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We look for it, rather than look at it

From "Built to Fail"  - Todd Zabelle
Built to Fail Book Cover

The Theory of Constraints  (TOC)

Optimize Throughput and Profit

A definition of constraints

​In everyday language, the word "constraint" might mean just about any inconvenience, limitation, setback, restriction or temporary fluctuation in available capacity. ​Sometimes it seems like constraints are lurking everywhere!

In other words, the constraint is the limiting factor that prevents a system from moving closer to achieving it's goal. It is something that limits an entire value chain, such as the flow of products or services going into a market.

What is real constraint

"TOC is a multifaceted management science.  A systematic reexamination of some of the most fundamental beliefs in today's management, culminating in a new approach to address the problems facing us today.

TOC is more than a set of tools or techniques, though it certainly contains these.  It is more fundementally a paradigm shift which demands that we think about our problems and solutions, our goals and objectives, policies, procedures and measures, in a different way."

- Victoria J Mabin, Steven J. Baldstone

Difference Between Bottleneck & Constraint

A bottleneck is any resource with lower capacity than the current load. If several bottlenecks are present in the same line of flow, the one with the least capacity is the constraint.

​Note that a constraint can also be a resource that is NOT a bottleneck! This happens when the resource has, on average, more than enough capacity to process the current load. But nevertheless, some sales are delayed or lost due to inadequate exploitation of and subordination to that capacity. Examples of this include mis-prioritization, late release, poor synchronization of components to be assembled (lack of full kits), early release (causing excessive multitasking), etc.


What is the One and Only System Constraint

BuilderChain TOC Water Flow Animated Diagram2

There is always one "system constraint" somewhere.

One hour lost on the system constraint is the same one hour lost for the entire system, the entire organization.

One hour lost on the system constraint is the same as one hour lost for sales revenue.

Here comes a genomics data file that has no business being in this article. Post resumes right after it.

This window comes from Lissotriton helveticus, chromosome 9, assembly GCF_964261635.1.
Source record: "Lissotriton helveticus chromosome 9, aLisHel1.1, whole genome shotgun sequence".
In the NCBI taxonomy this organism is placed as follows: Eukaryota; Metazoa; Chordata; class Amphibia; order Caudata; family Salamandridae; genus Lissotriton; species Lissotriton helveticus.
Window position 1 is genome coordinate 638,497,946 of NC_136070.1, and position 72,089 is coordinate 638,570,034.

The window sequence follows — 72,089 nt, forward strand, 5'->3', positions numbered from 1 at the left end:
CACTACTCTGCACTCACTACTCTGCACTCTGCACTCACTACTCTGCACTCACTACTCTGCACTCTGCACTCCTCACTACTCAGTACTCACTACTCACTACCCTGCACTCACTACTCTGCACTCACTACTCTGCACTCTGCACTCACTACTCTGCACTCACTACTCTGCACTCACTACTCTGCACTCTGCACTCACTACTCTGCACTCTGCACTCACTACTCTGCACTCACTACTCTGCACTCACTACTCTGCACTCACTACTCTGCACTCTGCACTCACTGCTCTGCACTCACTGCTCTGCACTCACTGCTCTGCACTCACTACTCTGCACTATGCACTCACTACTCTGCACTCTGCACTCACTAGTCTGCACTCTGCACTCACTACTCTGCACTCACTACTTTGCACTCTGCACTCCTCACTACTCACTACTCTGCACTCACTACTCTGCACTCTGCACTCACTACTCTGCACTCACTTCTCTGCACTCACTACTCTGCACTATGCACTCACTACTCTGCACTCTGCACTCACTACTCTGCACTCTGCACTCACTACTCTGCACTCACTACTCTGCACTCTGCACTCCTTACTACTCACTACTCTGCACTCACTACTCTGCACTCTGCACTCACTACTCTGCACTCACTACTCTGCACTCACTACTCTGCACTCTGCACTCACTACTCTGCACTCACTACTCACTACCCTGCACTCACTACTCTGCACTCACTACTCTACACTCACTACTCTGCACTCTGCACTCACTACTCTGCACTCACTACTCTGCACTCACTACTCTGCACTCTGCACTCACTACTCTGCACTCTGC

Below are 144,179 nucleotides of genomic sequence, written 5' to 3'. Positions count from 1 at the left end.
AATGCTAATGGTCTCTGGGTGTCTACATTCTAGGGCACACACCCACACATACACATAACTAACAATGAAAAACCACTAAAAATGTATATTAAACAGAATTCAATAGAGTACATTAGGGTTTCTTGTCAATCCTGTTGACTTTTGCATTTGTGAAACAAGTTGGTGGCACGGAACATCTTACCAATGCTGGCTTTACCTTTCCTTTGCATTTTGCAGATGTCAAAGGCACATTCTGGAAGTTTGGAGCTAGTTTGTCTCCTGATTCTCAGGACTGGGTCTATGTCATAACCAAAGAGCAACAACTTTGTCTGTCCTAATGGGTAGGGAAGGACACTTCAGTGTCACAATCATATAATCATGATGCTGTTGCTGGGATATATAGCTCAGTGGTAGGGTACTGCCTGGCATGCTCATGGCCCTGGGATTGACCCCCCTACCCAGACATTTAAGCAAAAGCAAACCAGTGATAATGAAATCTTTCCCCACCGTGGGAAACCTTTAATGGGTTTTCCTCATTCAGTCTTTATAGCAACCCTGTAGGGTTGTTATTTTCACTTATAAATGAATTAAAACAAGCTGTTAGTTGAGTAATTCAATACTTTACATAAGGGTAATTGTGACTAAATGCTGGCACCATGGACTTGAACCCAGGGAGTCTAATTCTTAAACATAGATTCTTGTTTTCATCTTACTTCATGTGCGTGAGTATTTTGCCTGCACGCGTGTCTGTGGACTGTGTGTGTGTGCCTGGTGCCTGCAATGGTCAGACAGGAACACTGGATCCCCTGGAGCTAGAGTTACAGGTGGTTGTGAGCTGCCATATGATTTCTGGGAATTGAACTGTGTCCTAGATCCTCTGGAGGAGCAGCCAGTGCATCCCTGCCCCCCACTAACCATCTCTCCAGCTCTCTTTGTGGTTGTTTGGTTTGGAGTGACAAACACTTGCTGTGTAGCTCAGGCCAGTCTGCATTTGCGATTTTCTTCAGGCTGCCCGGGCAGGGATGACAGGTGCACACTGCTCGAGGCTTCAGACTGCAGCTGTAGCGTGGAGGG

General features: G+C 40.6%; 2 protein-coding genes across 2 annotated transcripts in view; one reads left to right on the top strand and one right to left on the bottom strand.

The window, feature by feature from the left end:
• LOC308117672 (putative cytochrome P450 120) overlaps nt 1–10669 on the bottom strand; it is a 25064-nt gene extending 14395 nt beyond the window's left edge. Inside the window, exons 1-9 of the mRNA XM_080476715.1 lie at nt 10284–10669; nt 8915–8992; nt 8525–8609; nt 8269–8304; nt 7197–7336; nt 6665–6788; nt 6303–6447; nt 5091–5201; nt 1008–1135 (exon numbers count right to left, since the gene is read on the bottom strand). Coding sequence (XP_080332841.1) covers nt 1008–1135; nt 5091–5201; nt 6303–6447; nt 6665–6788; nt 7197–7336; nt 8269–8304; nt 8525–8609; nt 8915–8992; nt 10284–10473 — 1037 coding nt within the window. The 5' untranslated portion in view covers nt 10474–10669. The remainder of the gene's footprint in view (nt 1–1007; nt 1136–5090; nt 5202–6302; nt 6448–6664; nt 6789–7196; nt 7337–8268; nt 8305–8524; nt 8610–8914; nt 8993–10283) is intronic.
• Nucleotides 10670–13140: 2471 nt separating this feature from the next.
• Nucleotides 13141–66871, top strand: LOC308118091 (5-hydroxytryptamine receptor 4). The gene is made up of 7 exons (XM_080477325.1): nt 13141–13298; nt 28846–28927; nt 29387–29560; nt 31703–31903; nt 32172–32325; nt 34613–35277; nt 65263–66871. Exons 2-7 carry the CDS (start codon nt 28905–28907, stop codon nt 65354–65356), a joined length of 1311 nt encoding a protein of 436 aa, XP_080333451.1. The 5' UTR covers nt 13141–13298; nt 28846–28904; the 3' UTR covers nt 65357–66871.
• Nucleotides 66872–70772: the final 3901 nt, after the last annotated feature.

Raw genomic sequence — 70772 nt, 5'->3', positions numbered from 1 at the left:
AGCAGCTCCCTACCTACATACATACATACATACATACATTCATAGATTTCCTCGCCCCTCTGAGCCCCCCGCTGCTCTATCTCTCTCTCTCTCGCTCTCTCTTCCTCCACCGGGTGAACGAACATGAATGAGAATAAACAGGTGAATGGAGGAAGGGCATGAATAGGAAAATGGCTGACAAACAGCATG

One hour gained on a non-system constraint (bottleneck) is an illusion.  A non-system constraint should only work according to the actual system constraints requirements.

If a system constraint has been eliminated, go back and identify what is now the system constraint.  Don't let interia become the system's constraint.

A dual view is neccessary for bottlenecks, with different rules for the system's constraint versus non-system constraints or simple bottlenecks.

A Brief Introduction to Constraint Types...

Constraints take one of three forms:

Resource Constraints - resources such as one particular machine (or no. of workers, or cash) which blocks the flow based on it's limited capacity with respect to executable orders in hand.

Policy Constraints - policies, practices or metrics that artificially distort flow due to their poor alignment to the overall performance of the system.

Permanent Constraints - limiting factors that are always present in every business such as sales skill (the ability to charge higher prices for the exact same products), R&D/new product development/innovation (the ability to create amazing new products that customers love) and management attention (the ability of managers to focus on and solve the problem at hand). 

Permanent constraints typically include sales/marketing (with better techniques we could always raise prices) and R&D (with more awesome products we could make far higher margins).

TOC Three Levers to Increase Profits

TOC 3 Levers to Increase Profit2

TOC postulates that the goal of a business is to make money now, as well as in the future.  It describes three avenues to this goal: